I named my new show “The Studio.” Creative people thrive in studios. My new show is broadcast from a radio studio, and I’m learning things I never thought I could by spending time in this new-to-me kind of studio. Some of the guests I’ll have on “The Studio” work in art studios, fitness studios, music studios, writers’ studios. By coaxing different kinds of creative people out of their usual studios and into KRUU’s radio studio, I hope to broaden my and my listeners’ understanding of what creativity is so we can learn how to slip more of it into our lives. “The Studio” is not just a place to me: it’s also a curious and receptive state of mind.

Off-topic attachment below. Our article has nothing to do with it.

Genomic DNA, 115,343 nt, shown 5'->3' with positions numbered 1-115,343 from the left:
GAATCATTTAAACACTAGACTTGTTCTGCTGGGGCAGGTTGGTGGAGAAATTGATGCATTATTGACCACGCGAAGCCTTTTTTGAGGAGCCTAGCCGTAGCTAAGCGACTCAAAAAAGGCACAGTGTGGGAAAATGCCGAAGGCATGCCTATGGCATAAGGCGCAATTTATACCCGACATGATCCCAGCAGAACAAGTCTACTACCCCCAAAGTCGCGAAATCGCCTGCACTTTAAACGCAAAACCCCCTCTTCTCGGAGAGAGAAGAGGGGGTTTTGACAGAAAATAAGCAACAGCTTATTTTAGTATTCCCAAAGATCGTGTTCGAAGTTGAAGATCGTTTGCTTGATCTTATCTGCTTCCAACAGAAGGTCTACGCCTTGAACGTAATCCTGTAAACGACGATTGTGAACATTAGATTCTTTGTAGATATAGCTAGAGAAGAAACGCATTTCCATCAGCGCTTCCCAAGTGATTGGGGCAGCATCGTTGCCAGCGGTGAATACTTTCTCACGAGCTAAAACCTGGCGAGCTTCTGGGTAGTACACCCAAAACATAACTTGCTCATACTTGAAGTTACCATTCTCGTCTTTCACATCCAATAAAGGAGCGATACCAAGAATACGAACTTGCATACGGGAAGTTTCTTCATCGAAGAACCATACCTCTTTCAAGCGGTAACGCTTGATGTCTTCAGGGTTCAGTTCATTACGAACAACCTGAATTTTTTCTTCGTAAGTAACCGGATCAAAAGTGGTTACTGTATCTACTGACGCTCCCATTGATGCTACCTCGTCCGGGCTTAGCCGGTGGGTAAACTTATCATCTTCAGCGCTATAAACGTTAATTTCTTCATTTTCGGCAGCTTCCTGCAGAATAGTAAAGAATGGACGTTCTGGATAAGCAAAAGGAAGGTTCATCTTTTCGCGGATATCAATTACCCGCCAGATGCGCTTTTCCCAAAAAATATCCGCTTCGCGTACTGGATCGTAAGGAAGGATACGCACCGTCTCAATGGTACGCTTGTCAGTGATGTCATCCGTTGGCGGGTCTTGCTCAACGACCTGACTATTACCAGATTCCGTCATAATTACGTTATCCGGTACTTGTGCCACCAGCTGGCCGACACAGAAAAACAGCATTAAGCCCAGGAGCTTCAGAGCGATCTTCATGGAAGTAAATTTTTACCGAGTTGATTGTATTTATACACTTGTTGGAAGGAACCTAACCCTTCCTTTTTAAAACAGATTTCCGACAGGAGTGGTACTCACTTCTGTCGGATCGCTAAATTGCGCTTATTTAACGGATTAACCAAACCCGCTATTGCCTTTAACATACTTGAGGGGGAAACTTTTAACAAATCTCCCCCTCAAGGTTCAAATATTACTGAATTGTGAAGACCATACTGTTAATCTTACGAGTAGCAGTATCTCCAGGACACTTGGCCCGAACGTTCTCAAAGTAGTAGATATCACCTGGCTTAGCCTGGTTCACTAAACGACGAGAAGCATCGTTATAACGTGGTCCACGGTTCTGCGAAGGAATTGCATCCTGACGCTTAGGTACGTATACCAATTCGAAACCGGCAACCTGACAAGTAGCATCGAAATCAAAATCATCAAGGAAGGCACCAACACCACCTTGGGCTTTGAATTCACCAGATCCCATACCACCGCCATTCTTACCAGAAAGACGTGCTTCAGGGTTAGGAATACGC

The premiere episode of “The Studio” featured Certified Master Life Coach Jill Lingwall Farmer. Jill’s mission in life is teaching fun, open-minded men and women how to overcome their belief that there’s not enough time to get everything done. Jill shared client-tested strategies for streamlining to-do lists so that they reflect our deepest motivations in life and ensure satisfaction and success. A former TV anchor and consumer issues reporter, Jill’s a summa cum laude graduate of Drake University’s School of Journalism. She’s received Emmy Awards and other accolades for excellence in reporting. Her book, “There’s Not Enough Time…And Other Lies We Tell Ourselves” was published in 2012. I’ve seen real improvements in my life after putting Jill’s strategies to the test. Piggybacking–grafting new good habits you want to form onto old good habits you’ve previously developed–really works! So do the other strategies Jill shared. Tune in, and give them a try!